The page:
Do you prefer Google to Bing? The two search engine giants have been waging war for quite some time now, and it seems like Microsoft might have one more reason to worry. A tech security firm has recently discovered that ad links listed alongside Bing’s search results are pointing consumers to sites that are infected with malware.

How long has this been happening? It’s tough to tell. Microsoft says it’s investigating the issue, but a list of about 25 infected domains has been found and it’s entirely likely that there are more malware links out there.


Taking Advantage of Your Trust

One of the reasons that it’s especially problematic for malware-infected websites to be listed alongside the search results on an engine like Google or Bing is the fact that few sites on the web are trusted more implicitly than these two.

Both Google and Bing are considered to be highly reputable. When a consumer sees something linked to the right of those search results, it’s generally understood that the website is safe and legitimate.

It’s for this very reason, though, that cyber criminals work to get their sites on the front page of Google or Bing. In this way, it’s just like regular search engine optimization…except that it’s very, very illegal. (It’s also designed to infect people’s computers with malware, as opposed to simply getting more visibility for a business or website.)

ThreatTrack Security Discovers Cyber Threat

So who can we thank for this information? In this case, the accolades go to a firm called ThreatTrack Security. They’re an electronic security firm that figured out the issue and reported it to Microsoft as soon as they noticed that something was amiss.

ThreatTrack found at least 25 infected domains to which consumers were being linked by way of various fraudulent ads placed alongside the Bing search results. The ads were associated with high-target keywords like “YouTube” which turned up a lot of the problematic results.

It appeared that, before Microsoft had begun to look into the issue, searches for bigger keywords were turning up more and more malicious results.


Stick to Sites You Trust

A color photo of the word "cyber attack" revealed in some computer code through a magnifying glass.

Consumers can protect themselves from cyber attacks by making sure that they’re only clicking through to domains that they know and trust.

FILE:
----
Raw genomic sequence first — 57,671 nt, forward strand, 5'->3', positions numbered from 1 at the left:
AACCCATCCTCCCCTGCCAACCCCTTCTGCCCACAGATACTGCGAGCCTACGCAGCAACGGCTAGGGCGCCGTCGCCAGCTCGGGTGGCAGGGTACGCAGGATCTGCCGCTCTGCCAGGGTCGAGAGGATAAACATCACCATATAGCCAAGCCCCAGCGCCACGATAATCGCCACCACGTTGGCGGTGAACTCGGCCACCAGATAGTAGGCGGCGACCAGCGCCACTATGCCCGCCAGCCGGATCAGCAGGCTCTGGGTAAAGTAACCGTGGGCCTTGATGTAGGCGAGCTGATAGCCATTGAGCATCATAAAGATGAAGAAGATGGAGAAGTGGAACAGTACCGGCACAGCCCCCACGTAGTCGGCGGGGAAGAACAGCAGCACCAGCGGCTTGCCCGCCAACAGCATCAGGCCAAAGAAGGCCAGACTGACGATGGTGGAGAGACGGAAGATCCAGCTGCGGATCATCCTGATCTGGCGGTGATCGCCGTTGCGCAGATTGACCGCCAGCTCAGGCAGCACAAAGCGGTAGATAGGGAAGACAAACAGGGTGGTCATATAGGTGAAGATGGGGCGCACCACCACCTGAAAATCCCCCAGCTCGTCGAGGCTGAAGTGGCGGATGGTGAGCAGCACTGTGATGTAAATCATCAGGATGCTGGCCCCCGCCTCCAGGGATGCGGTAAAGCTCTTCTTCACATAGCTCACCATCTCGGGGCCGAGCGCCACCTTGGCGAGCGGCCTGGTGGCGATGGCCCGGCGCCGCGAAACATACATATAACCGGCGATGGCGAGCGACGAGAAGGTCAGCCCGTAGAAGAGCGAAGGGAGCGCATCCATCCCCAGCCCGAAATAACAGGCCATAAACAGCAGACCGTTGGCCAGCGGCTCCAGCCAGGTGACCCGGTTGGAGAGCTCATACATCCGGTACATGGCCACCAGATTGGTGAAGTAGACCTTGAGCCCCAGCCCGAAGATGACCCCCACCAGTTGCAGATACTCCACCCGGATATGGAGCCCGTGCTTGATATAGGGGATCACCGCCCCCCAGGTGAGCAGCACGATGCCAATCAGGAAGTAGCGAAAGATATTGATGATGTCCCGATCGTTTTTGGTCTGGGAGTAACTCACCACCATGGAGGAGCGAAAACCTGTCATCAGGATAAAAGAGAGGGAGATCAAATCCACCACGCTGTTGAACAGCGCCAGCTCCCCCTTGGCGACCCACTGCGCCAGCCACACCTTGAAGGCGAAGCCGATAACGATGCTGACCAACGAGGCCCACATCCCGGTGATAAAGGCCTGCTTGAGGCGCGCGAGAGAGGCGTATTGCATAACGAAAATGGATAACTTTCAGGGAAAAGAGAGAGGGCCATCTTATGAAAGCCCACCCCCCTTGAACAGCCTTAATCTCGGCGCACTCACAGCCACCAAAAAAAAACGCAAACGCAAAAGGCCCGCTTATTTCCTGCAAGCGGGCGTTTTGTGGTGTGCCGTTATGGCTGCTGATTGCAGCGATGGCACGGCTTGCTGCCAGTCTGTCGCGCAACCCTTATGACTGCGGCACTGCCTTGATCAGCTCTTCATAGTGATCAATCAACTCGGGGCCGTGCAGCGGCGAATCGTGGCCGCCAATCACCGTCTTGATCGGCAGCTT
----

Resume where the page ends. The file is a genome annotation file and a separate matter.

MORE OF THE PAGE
On the Internet, it’s a generalized rule of thumb that you should never click on a website with a domain you don’t recognize character-for-character. There are a lot of phony website domains out there and a lot of them are used to dupe unsuspecting consumers into getting their computers infected with malware.

If you’re about to click on a link, make sure you hover over the link for a moment with your mouse. This typically causes the URL to appear, so that you can make sure you’re visiting a site that you know and trust. If it’s even off by a couple of letters, you might want to avoid clicking.

This doesn’t mean you have to avoid visiting your favorite sites, but when in doubt, you’ll be safer if you just type the URL into the address bar by yourself rather than clicking on a potentially troublesome advertisement link.

And, as always, remember to keep your computer protected with the latest, up-to-date anti-virus software and use secure passwords.


See Also

Use Gmail or YouTube? Google Might Use Your Picture or Private Info to Sell Ads to Your Friends
Google Docs Phishing Scam Could Steal Your Email Info
How to Use Gmail Like a Pro: 20 of the Best Keyboard Shortcuts to Boost Productivity

About The Author

Sean Boulger is a freelance writer and storytelling enthusiast living in LA. He loves television, pop culture, minimalism, and two cats.

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One Response

  1. chuck ringwood

    i think its time to track down a few hackers,terriorists,or other spoilers that screw with the net! and probablie a form of cyber-cop, and moss certainlie not the usa,briten,russia,chinklan, or anies of the bright-minds in the world. butt its time to make use of the cloud, and snd sum of des peoples ther?! tr u wid mes?


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